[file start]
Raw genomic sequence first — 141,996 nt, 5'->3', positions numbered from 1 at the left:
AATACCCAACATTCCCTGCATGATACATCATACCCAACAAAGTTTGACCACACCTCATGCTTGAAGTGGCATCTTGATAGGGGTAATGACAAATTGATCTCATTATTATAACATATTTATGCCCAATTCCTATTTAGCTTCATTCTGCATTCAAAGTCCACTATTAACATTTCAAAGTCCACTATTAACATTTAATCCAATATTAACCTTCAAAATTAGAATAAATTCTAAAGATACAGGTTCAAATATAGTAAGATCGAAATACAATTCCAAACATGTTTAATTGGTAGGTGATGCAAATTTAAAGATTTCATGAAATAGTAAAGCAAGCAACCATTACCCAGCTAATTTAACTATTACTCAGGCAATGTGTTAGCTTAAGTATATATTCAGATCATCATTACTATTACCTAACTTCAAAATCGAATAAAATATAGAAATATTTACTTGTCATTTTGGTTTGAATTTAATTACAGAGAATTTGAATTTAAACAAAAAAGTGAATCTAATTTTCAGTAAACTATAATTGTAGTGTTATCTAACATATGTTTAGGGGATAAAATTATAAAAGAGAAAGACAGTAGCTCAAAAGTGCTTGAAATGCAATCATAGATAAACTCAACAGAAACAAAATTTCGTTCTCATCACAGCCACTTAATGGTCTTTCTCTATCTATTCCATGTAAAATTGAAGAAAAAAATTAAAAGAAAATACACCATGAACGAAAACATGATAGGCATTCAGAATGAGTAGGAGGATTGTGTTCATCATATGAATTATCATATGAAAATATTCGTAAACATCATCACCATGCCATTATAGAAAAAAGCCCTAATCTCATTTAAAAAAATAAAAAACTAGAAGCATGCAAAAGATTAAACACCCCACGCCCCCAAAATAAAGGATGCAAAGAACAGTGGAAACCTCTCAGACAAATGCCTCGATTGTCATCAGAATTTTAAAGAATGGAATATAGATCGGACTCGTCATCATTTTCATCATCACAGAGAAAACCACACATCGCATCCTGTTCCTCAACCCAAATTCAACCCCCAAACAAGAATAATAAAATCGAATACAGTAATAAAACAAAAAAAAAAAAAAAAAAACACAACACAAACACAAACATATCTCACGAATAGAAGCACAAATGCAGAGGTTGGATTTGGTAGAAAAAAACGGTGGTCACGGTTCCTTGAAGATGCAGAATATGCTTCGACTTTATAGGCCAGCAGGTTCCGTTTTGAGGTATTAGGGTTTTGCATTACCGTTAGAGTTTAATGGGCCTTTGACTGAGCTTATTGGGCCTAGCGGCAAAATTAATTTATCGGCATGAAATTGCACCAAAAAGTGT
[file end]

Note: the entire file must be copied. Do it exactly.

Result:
Raw genomic sequence first — 141,996 nt, 5'->3', positions numbered from 1 at the left:
AATACCCAACATTCCCTGCATGATACATCATACCCAACAAAGTTTGACCACACCTCATGCTTGAAGTGGCATCTTGATAGGGGTAATGACAAATTGATCTCATTATTATAACATATTTATGCCCAATTCCTATTTAGCTTCATTCTGCATTCAAAGTCCACTATTAACATTTCAAAGTCCACTATTAACATTTAATCCAATATTAACCTTCAAAATTAGAATAAATTCTAAAGATACAGGTTCAAATATAGTAAGATCGAAATACAATTCCAAACATGTTTAATTGGTAGGTGATGCAAATTTAAAGATTTCATGAAATAGTAAAGCAAGCAACCATTACCCAGCTAATTTAACTATTACTCAGGCAATGTGTTAGCTTAAGTATATATTCAGATCATCATTACTATTACCTAACTTCAAAATCGAATAAAATATAGAAATATTTACTTGTCATTTTGGTTTGAATTTAATTACAGAGAATTTGAATTTAAACAAAAAAGTGAATCTAATTTTCAGTAAACTATAATTGTAGTGTTATCTAACATATGTTTAGGGGATAAAATTATAAAAGAGAAAGACAGTAGCTCAAAAGTGCTTGAAATGCAATCATAGATAAACTCAACAGAAACAAAATTTCGTTCTCATCACAGCCACTTAATGGTCTTTCTCTATCTATTCCATGTAAAATTGAAGAAAAAAATTAAAAGAAAATACACCATGAACGAAAACATGATAGGCATTCAGAATGAGTAGGAGGATTGTGTTCATCATATGAATTATCATATGAAAATATTCGTAAACATCATCACCATGCCATTATAGAAAAAAGCCCTAATCTCATTTAAAAAAATAAAAAACTAGAAGCATGCAAAAGATTAAACACCCCACGCCCCCAAAATAAAGGATGCAAAGAACAGTGGAAACCTCTCAGACAAATGCCTCGATTGTCATCAGAATTTTAAAGAATGGAATATAGATCGGACTCGTCATCATTTTCATCATCACAGAGAAAACCACACATCGCATCCTGTTCCTCAACCCAAATTCAACCCCCAAACAAGAATAATAAAATCGAATACAGTAATAAAACAAAAAAAAAAAAAAAAAAACACAACACAAACACAAACATATCTCACGAATAGAAGCACAAATGCAGAGGTTGGATTTGGTAGAAAAAAACGGTGGTCACGGTTCCTTGAAGATGCAGAATATGCTTCGACTTTATAGGCCAGCAGGTTCCGTTTTGAGGTATTAGGGTTTTGCATTACCGTTAGAGTTTAATGGGCCTTTGACTGAGCTTATTGGGCCTAGCGGCAAAATTAATTTATCGGCATGAAATTGCACCAAAAAGTGT